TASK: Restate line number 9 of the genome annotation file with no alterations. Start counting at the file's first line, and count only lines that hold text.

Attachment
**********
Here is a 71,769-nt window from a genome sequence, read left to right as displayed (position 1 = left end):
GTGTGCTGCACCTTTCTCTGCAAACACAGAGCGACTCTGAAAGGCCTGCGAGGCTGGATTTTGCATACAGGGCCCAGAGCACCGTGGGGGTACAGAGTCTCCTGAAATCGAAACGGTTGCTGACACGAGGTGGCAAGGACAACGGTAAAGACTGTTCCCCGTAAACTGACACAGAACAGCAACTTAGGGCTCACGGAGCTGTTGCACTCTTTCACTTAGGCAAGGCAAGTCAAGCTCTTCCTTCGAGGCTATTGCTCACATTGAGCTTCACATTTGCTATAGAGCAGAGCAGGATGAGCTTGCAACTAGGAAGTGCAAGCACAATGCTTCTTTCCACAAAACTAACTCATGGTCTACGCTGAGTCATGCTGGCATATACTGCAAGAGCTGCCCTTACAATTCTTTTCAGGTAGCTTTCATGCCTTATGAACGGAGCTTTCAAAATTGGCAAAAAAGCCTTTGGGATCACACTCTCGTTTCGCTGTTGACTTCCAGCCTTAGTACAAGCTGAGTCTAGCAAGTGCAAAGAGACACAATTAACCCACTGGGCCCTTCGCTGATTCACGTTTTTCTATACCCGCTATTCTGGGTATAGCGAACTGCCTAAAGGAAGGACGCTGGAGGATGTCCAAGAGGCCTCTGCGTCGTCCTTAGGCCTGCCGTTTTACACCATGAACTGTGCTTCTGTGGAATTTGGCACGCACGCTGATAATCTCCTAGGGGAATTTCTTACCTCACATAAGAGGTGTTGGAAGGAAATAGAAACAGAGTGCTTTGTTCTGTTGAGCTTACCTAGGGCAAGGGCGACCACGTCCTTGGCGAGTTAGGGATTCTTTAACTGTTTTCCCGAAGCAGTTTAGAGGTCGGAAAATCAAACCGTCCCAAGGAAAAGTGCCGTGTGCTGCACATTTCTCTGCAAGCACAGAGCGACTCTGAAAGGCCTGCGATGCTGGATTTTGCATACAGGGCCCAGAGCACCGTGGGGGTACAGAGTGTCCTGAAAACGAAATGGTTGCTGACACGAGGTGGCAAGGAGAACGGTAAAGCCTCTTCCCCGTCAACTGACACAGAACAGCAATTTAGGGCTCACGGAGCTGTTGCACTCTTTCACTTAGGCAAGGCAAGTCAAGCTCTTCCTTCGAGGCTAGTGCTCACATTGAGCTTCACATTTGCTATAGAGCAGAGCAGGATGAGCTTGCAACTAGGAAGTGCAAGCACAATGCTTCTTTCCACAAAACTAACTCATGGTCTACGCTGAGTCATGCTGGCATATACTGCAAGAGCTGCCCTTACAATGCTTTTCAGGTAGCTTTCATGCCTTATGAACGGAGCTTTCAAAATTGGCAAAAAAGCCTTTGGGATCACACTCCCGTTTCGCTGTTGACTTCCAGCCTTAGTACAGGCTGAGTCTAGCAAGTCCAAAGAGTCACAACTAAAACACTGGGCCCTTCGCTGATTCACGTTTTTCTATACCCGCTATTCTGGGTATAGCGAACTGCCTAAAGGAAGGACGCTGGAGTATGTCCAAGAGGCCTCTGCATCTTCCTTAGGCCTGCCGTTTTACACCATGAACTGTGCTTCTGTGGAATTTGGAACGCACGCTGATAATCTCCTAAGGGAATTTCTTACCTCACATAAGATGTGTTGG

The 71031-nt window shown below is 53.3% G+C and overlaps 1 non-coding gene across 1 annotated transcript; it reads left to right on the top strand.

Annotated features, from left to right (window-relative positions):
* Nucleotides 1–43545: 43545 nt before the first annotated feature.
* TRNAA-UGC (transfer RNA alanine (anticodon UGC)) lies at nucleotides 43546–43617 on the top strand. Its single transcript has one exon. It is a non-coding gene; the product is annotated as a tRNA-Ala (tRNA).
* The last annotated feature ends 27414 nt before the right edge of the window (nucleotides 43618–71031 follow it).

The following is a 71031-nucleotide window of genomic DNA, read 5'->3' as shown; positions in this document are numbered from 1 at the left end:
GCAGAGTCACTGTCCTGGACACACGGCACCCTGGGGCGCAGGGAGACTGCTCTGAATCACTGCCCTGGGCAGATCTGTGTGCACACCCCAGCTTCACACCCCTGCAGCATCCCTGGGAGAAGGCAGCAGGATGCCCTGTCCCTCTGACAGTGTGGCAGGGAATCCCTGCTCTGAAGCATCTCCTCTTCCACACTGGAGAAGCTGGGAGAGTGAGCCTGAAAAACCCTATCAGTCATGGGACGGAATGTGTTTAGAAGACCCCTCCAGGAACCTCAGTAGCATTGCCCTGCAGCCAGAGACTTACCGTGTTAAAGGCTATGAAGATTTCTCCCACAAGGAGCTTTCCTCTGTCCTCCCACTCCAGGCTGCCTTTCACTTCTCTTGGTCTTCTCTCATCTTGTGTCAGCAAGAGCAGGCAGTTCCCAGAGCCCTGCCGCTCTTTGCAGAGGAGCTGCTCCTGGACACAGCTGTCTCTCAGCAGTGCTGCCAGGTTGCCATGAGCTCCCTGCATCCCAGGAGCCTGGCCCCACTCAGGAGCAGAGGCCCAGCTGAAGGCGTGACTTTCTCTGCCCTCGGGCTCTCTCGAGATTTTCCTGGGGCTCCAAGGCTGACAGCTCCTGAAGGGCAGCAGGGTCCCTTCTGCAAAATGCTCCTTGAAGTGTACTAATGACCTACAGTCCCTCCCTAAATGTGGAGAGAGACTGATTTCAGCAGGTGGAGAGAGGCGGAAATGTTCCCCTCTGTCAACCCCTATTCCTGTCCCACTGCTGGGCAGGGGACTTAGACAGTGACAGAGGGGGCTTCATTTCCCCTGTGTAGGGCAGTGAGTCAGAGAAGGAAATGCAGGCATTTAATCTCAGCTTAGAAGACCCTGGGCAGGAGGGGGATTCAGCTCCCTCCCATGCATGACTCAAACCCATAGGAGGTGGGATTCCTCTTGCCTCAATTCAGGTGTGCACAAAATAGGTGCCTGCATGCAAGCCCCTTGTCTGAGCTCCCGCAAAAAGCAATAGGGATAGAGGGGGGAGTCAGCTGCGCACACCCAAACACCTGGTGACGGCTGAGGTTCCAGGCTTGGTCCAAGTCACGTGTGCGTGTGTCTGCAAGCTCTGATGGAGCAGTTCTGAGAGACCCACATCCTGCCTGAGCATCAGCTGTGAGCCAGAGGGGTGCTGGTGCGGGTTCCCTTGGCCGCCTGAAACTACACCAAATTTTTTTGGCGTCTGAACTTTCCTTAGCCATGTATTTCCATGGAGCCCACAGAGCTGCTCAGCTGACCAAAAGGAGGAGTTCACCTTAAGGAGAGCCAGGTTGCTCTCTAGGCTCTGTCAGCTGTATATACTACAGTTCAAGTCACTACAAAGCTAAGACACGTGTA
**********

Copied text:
GCAGAGTCACTGTCCTGGACACACGGCACCCTGGGGCGCAGGGAGACTGCTCTGAATCACTGCCCTGGGCAGATCTGTGTGCACACCCCAGCTTCACACCCCTGCAGCATCCCTGGGAGAAGGCAGCAGGATGCCCTGTCCCTCTGACAGTGTGGCAGGGAATCCCTGCTCTGAAGCATCTCCTCTTCCACACTGGAGAAGCTGGGAGAGTGAGCCTGAAAAACCCTATCAGTCATGGGACGGAATGTGTTTAGAAGACCCCTCCAGGAACCTCAGTAGCATTGCCCTGCAGCCAGAGACTTACCGTGTTAAAGGCTATGAAGATTTCTCCCACAAGGAGCTTTCCTCTGTCCTCCCACTCCAGGCTGCCTTTCACTTCTCTTGGTCTTCTCTCATCTTGTGTCAGCAAGAGCAGGCAGTTCCCAGAGCCCTGCCGCTCTTTGCAGAGGAGCTGCTCCTGGACACAGCTGTCTCTCAGCAGTGCTGCCAGGTTGCCATGAGCTCCCTGCATCCCAGGAGCCTGGCCCCACTCAGGAGCAGAGGCCCAGCTGAAGGCGTGACTTTCTCTGCCCTCGGGCTCTCTCGAGATTTTCCTGGGGCTCCAAGGCTGACAGCTCCTGAAGGGCAGCAGGGTCCCTTCTGCAAAATGCTCCTTGAAGTGTACTAATGACCTACAGTCCCTCCCTAAATGTGGAGAGAGACTGATTTCAGCAGGTGGAGAGAGGCGGAAATGTTCCCCTCTGTCAACCCCTATTCCTGTCCCACTGCTGGGCAGGGGACTTAGACAGTGACAGAGGGGGCTTCATTTCCCCTGTGTAGGGCAGTGAGTCAGAGAAGGAAATGCAGGCATTTAATCTCAGCTTAGAAGACCCTGGGCAGGAGGGGGATTCAGCTCCCTCCCATGCATGACTCAAACCCATAGGAGGTGGGATTCCTCTTGCCTCAATTCAGGTGTGCACAAAATAGGTGCCTGCATGCAAGCCCCTTGTCTGAGCTCCCGCAAAAAGCAATAGGGATAGAGGGGGGAGTCAGCTGCGCACACCCAAACACCTGGTGACGGCTGAGGTTCCAGGCTTGGTCCAAGTCACGTGTGCGTGTGTCTGCAAGCTCTGATGGAGCAGTTCTGAGAGACCCACATCCTGCCTGAGCATCAGCTGTGAGCCAGAGGGGTGCTGGTGCGGGTTCCCTTGGCCGCCTGAAACTACACCAAATTTTTTTGGCGTCTGAACTTTCCTTAGCCATGTATTTCCATGGAGCCCACAGAGCTGCTCAGCTGACCAAAAGGAGGAGTTCACCTTAAGGAGAGCCAGGTTGCTCTCTAGGCTCTGTCAGCTGTATATACTACAGTTCAAGTCACTACAAAGCTAAGACACGTGTA